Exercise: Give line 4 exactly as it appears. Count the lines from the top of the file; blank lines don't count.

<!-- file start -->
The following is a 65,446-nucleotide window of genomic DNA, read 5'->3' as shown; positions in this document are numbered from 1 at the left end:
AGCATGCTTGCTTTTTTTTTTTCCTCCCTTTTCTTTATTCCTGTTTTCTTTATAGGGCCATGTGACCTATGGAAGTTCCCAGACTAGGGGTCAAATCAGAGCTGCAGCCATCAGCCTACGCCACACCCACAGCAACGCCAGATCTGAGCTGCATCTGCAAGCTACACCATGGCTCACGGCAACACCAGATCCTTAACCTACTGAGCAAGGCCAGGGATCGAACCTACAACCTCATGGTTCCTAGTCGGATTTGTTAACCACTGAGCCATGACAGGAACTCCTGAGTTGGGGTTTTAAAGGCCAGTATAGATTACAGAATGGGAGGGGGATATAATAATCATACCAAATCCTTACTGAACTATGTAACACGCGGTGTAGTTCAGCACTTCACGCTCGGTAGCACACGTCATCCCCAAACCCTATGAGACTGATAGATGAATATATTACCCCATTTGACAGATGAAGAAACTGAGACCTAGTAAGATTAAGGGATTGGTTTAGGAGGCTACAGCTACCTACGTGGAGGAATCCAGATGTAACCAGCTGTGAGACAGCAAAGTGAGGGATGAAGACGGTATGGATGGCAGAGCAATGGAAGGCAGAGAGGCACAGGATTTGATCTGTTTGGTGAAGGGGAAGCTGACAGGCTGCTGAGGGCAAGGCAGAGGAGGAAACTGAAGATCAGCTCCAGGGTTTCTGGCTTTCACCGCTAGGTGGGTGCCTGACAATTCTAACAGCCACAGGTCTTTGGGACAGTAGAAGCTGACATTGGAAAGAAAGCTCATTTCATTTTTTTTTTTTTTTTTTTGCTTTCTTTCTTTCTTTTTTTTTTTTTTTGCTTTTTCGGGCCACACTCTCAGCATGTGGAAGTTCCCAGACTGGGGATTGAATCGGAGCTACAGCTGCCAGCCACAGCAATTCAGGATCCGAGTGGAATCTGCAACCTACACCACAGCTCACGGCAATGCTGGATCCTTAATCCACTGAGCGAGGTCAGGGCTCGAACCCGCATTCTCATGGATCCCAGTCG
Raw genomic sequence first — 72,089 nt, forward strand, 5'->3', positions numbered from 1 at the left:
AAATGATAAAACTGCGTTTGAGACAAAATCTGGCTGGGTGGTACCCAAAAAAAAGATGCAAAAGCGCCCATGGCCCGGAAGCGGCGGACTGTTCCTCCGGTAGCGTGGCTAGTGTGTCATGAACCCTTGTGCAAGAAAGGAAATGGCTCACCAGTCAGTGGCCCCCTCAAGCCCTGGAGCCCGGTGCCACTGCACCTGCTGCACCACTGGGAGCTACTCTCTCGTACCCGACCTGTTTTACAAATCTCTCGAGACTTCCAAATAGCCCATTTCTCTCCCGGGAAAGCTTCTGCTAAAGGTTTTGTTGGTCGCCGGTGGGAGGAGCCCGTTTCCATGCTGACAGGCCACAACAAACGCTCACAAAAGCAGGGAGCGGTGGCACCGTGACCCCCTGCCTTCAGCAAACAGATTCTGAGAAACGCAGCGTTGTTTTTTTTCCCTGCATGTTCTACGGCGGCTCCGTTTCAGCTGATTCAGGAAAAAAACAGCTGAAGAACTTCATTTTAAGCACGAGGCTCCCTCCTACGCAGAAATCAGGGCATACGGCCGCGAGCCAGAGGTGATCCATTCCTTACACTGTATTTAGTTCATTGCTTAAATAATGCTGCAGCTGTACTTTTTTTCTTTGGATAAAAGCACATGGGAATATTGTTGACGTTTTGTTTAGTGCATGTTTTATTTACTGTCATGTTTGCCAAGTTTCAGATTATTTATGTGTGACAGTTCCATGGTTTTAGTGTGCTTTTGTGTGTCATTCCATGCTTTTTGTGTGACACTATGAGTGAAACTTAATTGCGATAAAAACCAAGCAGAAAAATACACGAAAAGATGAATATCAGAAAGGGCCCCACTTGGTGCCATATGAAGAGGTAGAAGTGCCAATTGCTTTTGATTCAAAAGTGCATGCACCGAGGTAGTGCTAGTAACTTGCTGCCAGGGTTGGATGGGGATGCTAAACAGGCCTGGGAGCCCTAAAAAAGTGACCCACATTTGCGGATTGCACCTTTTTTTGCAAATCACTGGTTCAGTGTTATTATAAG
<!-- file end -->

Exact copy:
AAATGATAAAACTGCGTTTGAGACAAAATCTGGCTGGGTGGTACCCAAAAAAAAGATGCAAAAGCGCCCATGGCCCGGAAGCGGCGGACTGTTCCTCCGGTAGCGTGGCTAGTGTGTCATGAACCCTTGTGCAAGAAAGGAAATGGCTCACCAGTCAGTGGCCCCCTCAAGCCCTGGAGCCCGGTGCCACTGCACCTGCTGCACCACTGGGAGCTACTCTCTCGTACCCGACCTGTTTTACAAATCTCTCGAGACTTCCAAATAGCCCATTTCTCTCCCGGGAAAGCTTCTGCTAAAGGTTTTGTTGGTCGCCGGTGGGAGGAGCCCGTTTCCATGCTGACAGGCCACAACAAACGCTCACAAAAGCAGGGAGCGGTGGCACCGTGACCCCCTGCCTTCAGCAAACAGATTCTGAGAAACGCAGCGTTGTTTTTTTTCCCTGCATGTTCTACGGCGGCTCCGTTTCAGCTGATTCAGGAAAAAAACAGCTGAAGAACTTCATTTTAAGCACGAGGCTCCCTCCTACGCAGAAATCAGGGCATACGGCCGCGAGCCAGAGGTGATCCATTCCTTACACTGTATTTAGTTCATTGCTTAAATAATGCTGCAGCTGTACTTTTTTTCTTTGGATAAAAGCACATGGGAATATTGTTGACGTTTTGTTTAGTGCATGTTTTATTTACTGTCATGTTTGCCAAGTTTCAGATTATTTATGTGTGACAGTTCCATGGTTTTAGTGTGCTTTTGTGTGTCATTCCATGCTTTTTGTGTGACACTATGAGTGAAACTTAATTGCGATAAAAACCAAGCAGAAAAATACACGAAAAGATGAATATCAGAAAGGGCCCCACTTGGTGCCATATGAAGAGGTAGAAGTGCCAATTGCTTTTGATTCAAAAGTGCATGCACCGAGGTAGTGCTAGTAACTTGCTGCCAGGGTTGGATGGGGATGCTAAACAGGCCTGGGAGCCCTAAAAAAGTGACCCACATTTGCGGATTGCACCTTTTTTTGCAAATCACTGGTTCAGTGTTATTATAAG